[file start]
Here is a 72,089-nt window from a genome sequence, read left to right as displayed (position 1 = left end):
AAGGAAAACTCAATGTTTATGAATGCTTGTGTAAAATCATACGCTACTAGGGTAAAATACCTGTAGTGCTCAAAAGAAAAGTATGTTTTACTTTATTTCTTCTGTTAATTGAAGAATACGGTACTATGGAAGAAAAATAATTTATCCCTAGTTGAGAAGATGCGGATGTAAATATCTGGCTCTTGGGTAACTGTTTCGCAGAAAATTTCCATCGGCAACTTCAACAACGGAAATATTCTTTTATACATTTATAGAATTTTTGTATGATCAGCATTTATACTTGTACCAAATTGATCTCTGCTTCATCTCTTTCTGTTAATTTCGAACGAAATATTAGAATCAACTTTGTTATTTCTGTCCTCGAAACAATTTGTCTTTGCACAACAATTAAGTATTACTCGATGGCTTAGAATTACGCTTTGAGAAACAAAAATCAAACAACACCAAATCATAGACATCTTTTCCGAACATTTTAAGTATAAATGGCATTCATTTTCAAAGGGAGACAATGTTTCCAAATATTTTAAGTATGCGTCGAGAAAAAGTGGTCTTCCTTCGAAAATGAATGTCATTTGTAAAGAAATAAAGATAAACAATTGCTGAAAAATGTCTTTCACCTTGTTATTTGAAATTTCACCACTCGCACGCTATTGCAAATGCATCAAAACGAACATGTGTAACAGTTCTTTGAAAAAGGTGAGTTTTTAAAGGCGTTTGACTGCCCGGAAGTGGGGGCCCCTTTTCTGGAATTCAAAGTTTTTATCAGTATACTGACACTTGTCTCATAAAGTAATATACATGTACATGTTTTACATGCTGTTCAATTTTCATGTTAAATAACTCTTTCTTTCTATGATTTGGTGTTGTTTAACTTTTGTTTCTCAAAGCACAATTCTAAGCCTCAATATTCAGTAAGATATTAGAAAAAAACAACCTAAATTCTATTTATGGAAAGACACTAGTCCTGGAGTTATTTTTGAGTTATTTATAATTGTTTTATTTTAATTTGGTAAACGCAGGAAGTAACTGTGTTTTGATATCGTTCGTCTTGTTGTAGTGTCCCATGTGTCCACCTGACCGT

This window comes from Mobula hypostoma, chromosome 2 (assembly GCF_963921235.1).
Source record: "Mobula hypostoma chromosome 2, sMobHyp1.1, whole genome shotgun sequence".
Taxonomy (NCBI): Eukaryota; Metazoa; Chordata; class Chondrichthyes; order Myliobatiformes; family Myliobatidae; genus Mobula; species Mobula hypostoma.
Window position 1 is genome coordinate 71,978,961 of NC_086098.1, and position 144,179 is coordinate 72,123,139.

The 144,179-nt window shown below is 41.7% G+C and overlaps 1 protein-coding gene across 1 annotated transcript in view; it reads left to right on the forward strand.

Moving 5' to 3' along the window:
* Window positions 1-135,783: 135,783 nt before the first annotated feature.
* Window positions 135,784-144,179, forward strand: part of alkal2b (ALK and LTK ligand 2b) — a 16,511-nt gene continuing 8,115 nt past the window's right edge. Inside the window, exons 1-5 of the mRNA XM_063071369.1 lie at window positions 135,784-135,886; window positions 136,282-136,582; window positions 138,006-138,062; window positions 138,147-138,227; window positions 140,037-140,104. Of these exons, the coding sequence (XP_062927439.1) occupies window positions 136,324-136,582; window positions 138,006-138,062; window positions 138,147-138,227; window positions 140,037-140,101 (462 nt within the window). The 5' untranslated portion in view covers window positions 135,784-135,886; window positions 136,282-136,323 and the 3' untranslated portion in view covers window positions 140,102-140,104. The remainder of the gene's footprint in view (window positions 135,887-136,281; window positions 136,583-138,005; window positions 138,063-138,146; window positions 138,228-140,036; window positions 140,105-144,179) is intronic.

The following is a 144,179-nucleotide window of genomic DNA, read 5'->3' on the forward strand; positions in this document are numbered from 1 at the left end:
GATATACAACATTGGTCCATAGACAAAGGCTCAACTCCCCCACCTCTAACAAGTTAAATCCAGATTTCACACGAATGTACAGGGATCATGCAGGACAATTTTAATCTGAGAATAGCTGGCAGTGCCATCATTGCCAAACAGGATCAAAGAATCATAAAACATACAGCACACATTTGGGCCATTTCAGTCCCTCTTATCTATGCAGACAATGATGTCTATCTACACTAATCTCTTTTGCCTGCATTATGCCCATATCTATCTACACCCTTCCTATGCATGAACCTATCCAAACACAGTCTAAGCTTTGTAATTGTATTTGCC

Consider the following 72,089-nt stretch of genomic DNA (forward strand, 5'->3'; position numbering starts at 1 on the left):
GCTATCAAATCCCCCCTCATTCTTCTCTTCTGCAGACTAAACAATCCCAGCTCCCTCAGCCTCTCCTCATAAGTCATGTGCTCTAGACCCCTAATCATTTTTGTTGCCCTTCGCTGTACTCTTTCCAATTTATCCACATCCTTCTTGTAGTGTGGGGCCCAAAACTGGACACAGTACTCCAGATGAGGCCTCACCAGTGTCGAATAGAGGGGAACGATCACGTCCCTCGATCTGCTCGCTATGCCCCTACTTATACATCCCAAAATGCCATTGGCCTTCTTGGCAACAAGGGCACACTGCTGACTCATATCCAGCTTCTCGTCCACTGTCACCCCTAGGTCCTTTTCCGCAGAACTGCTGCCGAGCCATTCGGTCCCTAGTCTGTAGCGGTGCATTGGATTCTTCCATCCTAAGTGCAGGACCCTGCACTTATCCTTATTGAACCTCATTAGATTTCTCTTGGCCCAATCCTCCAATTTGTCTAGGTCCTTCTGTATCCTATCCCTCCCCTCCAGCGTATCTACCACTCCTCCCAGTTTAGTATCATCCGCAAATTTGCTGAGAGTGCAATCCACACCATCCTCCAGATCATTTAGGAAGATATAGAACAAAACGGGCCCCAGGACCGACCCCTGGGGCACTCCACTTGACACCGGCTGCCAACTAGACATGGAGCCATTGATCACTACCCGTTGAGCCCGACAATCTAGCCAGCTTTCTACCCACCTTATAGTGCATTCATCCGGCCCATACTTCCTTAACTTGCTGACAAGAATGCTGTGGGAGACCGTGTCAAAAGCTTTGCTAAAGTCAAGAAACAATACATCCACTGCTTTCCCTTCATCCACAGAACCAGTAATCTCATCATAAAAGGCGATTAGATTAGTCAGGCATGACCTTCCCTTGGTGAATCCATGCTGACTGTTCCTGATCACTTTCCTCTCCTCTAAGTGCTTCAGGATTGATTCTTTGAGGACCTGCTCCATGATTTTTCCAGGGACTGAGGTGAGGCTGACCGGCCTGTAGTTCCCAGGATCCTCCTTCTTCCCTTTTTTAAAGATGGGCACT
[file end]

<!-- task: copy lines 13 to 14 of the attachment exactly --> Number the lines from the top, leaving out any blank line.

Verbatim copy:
Consider the following 72,089-nt stretch of genomic DNA (forward strand, 5'->3'; position numbering starts at 1 on the left):
GCTATCAAATCCCCCCTCATTCTTCTCTTCTGCAGACTAAACAATCCCAGCTCCCTCAGCCTCTCCTCATAAGTCATGTGCTCTAGACCCCTAATCATTTTTGTTGCCCTTCGCTGTACTCTTTCCAATTTATCCACATCCTTCTTGTAGTGTGGGGCCCAAAACTGGACACAGTACTCCAGATGAGGCCTCACCAGTGTCGAATAGAGGGGAACGATCACGTCCCTCGATCTGCTCGCTATGCCCCTACTTATACATCCCAAAATGCCATTGGCCTTCTTGGCAACAAGGGCACACTGCTGACTCATATCCAGCTTCTCGTCCACTGTCACCCCTAGGTCCTTTTCCGCAGAACTGCTGCCGAGCCATTCGGTCCCTAGTCTGTAGCGGTGCATTGGATTCTTCCATCCTAAGTGCAGGACCCTGCACTTATCCTTATTGAACCTCATTAGATTTCTCTTGGCCCAATCCTCCAATTTGTCTAGGTCCTTCTGTATCCTATCCCTCCCCTCCAGCGTATCTACCACTCCTCCCAGTTTAGTATCATCCGCAAATTTGCTGAGAGTGCAATCCACACCATCCTCCAGATCATTTAGGAAGATATAGAACAAAACGGGCCCCAGGACCGACCCCTGGGGCACTCCACTTGACACCGGCTGCCAACTAGACATGGAGCCATTGATCACTACCCGTTGAGCCCGACAATCTAGCCAGCTTTCTACCCACCTTATAGTGCATTCATCCGGCCCATACTTCCTTAACTTGCTGACAAGAATGCTGTGGGAGACCGTGTCAAAAGCTTTGCTAAAGTCAAGAAACAATACATCCACTGCTTTCCCTTCATCCACAGAACCAGTAATCTCATCATAAAAGGCGATTAGATTAGTCAGGCATGACCTTCCCTTGGTGAATCCATGCTGACTGTTCCTGATCACTTTCCTCTCCTCTAAGTGCTTCAGGATTGATTCTTTGAGGACCTGCTCCATGATTTTTCCAGGGACTGAGGTGAGGCTGACCGGCCTGTAGTTCCCAGGATCCTCCTTCTTCCCTTTTTTAAAGATGGGCACT